• the need to establish scientific credibility by proving product performance, versus the early stage of much of the technology.

    Biotechnology fast facts


    • World class (and cost-effective) biomedical, biopharmaceutical and agribiotech research.

    • A rapidly developing, globally-focused, biotechnology industry.

    • Strong government support for innovation with specific biotechnology policies and programs.


    • Australia has a strong record of world-class scientific achievement, with four Nobel Prizes (drug development, immunology and neuroscience), initial mapping of the enzyme neurominidase, and gene shears discovery.

    • Australia has internationally renowned research capabilities in medical research, bioinformatics, genomics, and bioinformatics.

    • Biotechnology research in Australia includes health, medical, agriculture and environmental applications. • Australian biotechnology patents taken out in the US have increased 250 percent in recent years – more than double the increase of such patents from the rest of the world.

    • Australia has more graduates in relevant areas of science and technology per 1000 graduates than the USA – providing a strong supply of highly qualified and innovative scientists.

    • Australia is the most cost-effective location to conduct high quality biotech research compared to 26 countries in Europe, North America and Asia.

    • Australia is one of only 12 mega diverse countries – and the only developed one – with a unique proportion of botanical diversity – 80 percent – found nowhere else in the world. Bioprospecting is continuing in Australia.


    • Australia's intellectual property regime is robust – with a patent system well-suited for protection of biotech inventions and a very wide range of biological materials and technical processes can be and are patented in Australia.

    • Australia's regulatory environment is mature, open and consistent with the regulatory environments of the major markets of biotechnology products around the world.


    • Australia's biotech industry features some 170 biotechnology companies – more per capita than the US.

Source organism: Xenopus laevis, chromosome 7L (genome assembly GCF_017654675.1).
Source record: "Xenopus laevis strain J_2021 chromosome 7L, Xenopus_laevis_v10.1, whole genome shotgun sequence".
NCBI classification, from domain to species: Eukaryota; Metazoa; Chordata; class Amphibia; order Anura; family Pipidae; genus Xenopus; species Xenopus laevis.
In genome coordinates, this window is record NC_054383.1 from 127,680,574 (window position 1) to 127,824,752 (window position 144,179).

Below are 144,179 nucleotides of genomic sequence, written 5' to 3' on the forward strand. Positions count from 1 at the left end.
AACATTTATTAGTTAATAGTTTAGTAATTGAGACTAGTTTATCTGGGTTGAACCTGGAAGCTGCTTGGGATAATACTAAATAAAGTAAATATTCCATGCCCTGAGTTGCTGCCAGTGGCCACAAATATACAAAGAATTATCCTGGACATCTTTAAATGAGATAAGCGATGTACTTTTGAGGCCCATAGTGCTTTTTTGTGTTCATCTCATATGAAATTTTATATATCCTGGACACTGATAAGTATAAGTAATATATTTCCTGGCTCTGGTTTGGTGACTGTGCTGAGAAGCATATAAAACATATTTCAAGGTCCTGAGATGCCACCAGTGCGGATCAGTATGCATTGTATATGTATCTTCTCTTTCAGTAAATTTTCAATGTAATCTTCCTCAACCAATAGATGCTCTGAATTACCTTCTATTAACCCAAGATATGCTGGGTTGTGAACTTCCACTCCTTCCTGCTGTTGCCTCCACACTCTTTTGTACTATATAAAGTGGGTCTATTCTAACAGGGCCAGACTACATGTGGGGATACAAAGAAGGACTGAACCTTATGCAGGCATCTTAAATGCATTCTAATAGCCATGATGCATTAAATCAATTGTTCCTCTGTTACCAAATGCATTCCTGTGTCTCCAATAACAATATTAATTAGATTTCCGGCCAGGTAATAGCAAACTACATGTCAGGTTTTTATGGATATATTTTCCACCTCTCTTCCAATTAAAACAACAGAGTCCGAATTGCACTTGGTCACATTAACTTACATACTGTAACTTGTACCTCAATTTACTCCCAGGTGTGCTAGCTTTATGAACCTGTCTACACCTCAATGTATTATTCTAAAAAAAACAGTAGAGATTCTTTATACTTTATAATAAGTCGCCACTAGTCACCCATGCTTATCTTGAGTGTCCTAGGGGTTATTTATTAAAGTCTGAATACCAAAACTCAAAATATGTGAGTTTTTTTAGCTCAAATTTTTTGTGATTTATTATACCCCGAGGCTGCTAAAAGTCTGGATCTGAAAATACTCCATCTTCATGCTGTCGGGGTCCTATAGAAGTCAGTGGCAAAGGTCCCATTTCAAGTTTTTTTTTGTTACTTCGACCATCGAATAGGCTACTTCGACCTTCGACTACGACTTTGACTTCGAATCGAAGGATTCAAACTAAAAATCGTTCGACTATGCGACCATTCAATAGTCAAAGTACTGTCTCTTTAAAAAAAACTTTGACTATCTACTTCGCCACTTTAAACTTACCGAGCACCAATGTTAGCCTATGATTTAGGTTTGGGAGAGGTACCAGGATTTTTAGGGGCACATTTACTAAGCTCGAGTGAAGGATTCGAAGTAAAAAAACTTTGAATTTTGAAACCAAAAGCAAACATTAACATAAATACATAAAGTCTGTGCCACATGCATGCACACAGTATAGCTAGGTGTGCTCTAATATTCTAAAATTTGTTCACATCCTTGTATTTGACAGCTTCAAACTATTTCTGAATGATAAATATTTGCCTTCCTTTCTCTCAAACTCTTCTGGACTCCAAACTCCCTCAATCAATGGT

• In 2000, there were 26 new ASX biotech listings, bringing the total to 78 public companies involved in drug discovery, pharmaceuticals, health products and health services – with a strong pipeline of future listings.

    • Australia biotech stocks gained 19 percent in the five months to February 2001 while the Nasdaq Biotech Index in the US fell 27 percent over the same period.

    • There is an increasing trend of spin-off companies from Australian universities, research institutes and cooperative research centres (CRCs) – reflecting the link between new enterprises and the strong local research base.

    • Biotechnology "clusters" have developed in strategic locations around world class research centres, featuring necessary key infrastructure, and fostering collaboration in particular biotech niches.

    • The Australian Biotechnology report (1999) confirmed that Australian companies were active in intellectual property transactions – of 90 companies surveyed, 1400 patents were held, with 176 being approved in the preceding 12 months and a further 86 applications.


    • Despite dynamic industry growth in Australia, an imbalance between research output and commercial development continues – creating opportunities for investors interested in biotechnology.


    • Australia's federal and state governments have active policies and programs in place to foster Australian biotechnology excellence.

    • Innovative government programs have been established to increase

    the level of commercially relevant R&D, encourage greater expenditure, increase capital flows and enhance entrepreneurship in biotechnology.

    • All State Governments actively encourage value-adding industries to locate in their region – through infrastructure support, tax exemptions, relocation grants and subsidies on a case-by-case basis.

    • Invest Australia is front-line service for international investment enquiries, offering investment promotion, attraction and facilitation services.


    The purpose of this database is to provide a full-text record of all articles that have appeared in the CDJ since February 1997. It is aimed to assist in the research and reference process. The database has a full-text index and will enable articles to be easily retrieved.It should be noted that information contained in this database is in pre-publication format only - IT IS NOT THE FINAL PRINTED VERSION OF THE CDJ - therefore there might be slight discrepancies between the contents of this database and the printed CDJ.